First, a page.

Oberlin had to repeat his questions at length before getting an answer: Yes, Reverend, you see, boredom! Boredom! O, sheer boredom, what more can I say, I have already drawn all the figures on the wall. Oberlin said to him he should turn to God; he laughed and said: if I were as lucky as you to have discovered such an agreeable pastime, yes, one could indeed wile away one’s time that way. Tedium the root of it all. Most people pray only out of boredom; others fall in love out of boredom, still others are virtuous or depraved, but I am nothing, nothing at all, I cannot even kill myself: too boring . . .

Lenz fits in neatly into the literature of boredom, a deep root that predates Dostoevsky, Camus, and Bellow, as well as contemporary novels like Lee Rourke’s The Canal and David Foster Wallace’s The Pale King.

Ultimately, the boredom Lenz circles around is deeply painful:

The half-hearted attempts at suicide he kept on making were not entirely serious, it was less the desire to die, death for him held no promise of peace or hope, than the attempt, at moments of excruciating anxiety or dull apathy bordering on non-existence bordering on non-existence, to snap back into himself through physical pain. But his happiest moments were when his mind seemed to gallop away on some madcap idea. This at least provided some relief and the wild look in his eye was less horrible than the anxious thirsting for deliverance, the never-ending torture of unrest!

The “never-ending torture of unrest” is the burden of existence we all carry, sloppily fumble, negotiate with an awkward grip and bent back. Büchner’s analysis fascinates in its refusal to lighten this burden or ponderously dwell on its existential weight. Instead, Lenz is a character study that the reader can’t quite get out of—we’re too inside the frame to see the full contours; precariously perched on Lenz’s shoulder, we have to jostle along with him, look through his wild eyes, gallop along with him on the energy of his madcap idea. The gallop is sad and beautiful and rewarding. Very highly recommended.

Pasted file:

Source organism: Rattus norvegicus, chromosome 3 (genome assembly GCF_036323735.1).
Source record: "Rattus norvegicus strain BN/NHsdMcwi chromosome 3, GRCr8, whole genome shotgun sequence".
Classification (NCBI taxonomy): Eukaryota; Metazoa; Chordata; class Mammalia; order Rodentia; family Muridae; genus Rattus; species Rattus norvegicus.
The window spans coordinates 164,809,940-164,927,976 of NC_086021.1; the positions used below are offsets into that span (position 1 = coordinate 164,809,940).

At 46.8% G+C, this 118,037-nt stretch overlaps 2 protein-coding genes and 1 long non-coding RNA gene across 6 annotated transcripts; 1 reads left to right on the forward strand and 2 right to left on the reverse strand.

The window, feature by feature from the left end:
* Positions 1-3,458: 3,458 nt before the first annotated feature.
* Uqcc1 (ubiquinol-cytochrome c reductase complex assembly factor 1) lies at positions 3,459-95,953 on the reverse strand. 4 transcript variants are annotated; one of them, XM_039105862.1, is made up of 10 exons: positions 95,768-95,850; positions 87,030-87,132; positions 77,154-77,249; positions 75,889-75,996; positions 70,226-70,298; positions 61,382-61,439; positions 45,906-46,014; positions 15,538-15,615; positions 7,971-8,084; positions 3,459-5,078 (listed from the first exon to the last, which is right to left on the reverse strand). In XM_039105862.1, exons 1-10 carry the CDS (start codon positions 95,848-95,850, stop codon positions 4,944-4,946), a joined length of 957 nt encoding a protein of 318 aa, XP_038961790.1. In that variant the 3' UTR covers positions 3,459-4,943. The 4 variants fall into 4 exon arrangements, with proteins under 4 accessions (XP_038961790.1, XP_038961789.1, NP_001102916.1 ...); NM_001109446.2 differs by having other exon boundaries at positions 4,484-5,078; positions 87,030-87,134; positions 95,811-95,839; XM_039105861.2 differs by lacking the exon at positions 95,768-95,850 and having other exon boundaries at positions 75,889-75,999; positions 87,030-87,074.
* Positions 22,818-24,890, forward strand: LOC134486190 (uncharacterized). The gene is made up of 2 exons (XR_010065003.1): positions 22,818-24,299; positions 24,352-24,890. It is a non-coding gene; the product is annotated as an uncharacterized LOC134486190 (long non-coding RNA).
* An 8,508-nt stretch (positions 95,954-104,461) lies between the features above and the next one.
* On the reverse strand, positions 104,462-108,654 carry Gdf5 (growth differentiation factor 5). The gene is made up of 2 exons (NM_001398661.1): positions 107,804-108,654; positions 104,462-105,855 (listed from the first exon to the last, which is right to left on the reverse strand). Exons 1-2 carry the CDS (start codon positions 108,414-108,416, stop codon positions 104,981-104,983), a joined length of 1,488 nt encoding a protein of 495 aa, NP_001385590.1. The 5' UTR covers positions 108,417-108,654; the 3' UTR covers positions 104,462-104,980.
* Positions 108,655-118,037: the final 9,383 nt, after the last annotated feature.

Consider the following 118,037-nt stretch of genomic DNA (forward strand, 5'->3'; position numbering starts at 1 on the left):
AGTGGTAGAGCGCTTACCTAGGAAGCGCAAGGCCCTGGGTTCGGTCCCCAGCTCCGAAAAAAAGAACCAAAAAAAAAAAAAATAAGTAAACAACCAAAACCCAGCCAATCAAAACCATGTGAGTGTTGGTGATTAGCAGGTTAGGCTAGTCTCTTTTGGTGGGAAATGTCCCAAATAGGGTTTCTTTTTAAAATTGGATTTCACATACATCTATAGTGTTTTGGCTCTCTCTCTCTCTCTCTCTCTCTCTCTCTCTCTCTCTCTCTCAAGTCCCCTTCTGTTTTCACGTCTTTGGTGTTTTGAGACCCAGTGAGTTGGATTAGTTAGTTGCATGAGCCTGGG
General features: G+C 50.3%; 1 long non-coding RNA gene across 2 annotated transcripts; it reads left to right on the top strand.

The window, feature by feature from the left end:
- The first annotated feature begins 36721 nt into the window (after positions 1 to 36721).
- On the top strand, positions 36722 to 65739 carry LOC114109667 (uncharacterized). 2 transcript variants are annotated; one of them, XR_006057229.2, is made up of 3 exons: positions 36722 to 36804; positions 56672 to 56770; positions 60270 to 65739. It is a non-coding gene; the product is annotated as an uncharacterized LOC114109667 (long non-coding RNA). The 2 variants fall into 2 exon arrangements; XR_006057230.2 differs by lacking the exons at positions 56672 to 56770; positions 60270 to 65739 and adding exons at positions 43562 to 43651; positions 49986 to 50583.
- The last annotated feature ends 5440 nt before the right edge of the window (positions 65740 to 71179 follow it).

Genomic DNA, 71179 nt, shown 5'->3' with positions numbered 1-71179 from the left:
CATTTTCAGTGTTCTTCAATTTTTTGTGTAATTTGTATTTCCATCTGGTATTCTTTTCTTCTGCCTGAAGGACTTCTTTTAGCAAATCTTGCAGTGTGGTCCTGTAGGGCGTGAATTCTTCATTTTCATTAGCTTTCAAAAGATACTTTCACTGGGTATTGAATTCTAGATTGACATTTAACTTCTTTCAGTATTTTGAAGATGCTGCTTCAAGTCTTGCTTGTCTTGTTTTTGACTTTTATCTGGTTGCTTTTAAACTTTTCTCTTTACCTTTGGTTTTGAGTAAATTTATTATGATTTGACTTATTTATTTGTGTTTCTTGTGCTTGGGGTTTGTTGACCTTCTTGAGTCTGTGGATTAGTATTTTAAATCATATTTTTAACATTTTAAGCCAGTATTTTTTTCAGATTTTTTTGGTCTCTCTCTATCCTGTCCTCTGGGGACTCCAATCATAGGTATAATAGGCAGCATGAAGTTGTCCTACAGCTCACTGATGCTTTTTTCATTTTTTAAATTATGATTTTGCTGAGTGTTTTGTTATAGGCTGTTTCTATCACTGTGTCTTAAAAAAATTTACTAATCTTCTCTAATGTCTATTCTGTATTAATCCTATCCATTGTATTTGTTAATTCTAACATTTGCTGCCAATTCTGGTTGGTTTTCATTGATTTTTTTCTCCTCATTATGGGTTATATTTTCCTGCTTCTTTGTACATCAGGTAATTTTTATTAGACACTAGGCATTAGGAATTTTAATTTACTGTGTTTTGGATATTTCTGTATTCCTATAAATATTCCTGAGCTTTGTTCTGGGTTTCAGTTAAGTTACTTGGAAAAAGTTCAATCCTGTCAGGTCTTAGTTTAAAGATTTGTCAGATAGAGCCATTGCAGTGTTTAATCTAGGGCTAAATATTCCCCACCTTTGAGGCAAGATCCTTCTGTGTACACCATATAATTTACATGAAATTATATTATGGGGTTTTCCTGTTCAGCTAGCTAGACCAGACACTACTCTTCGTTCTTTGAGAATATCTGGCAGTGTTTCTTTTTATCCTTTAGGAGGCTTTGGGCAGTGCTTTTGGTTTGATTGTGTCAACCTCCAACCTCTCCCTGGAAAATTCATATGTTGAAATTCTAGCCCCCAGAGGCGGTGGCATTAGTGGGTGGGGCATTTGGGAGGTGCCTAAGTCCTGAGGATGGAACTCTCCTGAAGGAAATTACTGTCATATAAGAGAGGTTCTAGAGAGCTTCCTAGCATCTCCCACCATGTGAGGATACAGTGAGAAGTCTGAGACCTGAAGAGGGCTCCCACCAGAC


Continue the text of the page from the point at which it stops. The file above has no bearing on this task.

Chris Ware on DFW’s Novel The Pale King

Art, Books, Comics, Literature, Writers

Crippled Robot painting by Chris Ware

Cartoonist/graphic novelist/chronicler of shame and despair Chris Ware wrote about his favorite books for Foyles bookstore. The list includes UlyssesMoby-Dick, and works by cartoonists like Lynda Barry and Ivan Brunetti. Here’s what Ware wrote about David Foster Wallace’s posthumous novel The Pale King:

The first great novel of the 21st century uses the sinister beauty of the American Tax Code as a springboard from which to launch into a genuinely serious discussion of the origins and importance of civic responsibility amidst the hazy, blurred stupidity of a country in quick decline. Contrary to many reviews, I don’t think it’s about boredom, and it’s certainly not boring. Another posthumous editor-to-manuscript resuscitation, the book hangs heavy with the clotted spectre of Wallace’s suicide, which makes the writing glow all the more painfully through it.

List with No Name #10

Books, Literature, Writers

1. 2666, Roberto Bolaño

2. The Pale King, David Foster Wallace

3.  Train Dreams, Denis Johnson

4. The Last Novel, David Markson

5. Samuel Johnson Is Indignant, Lydia Davis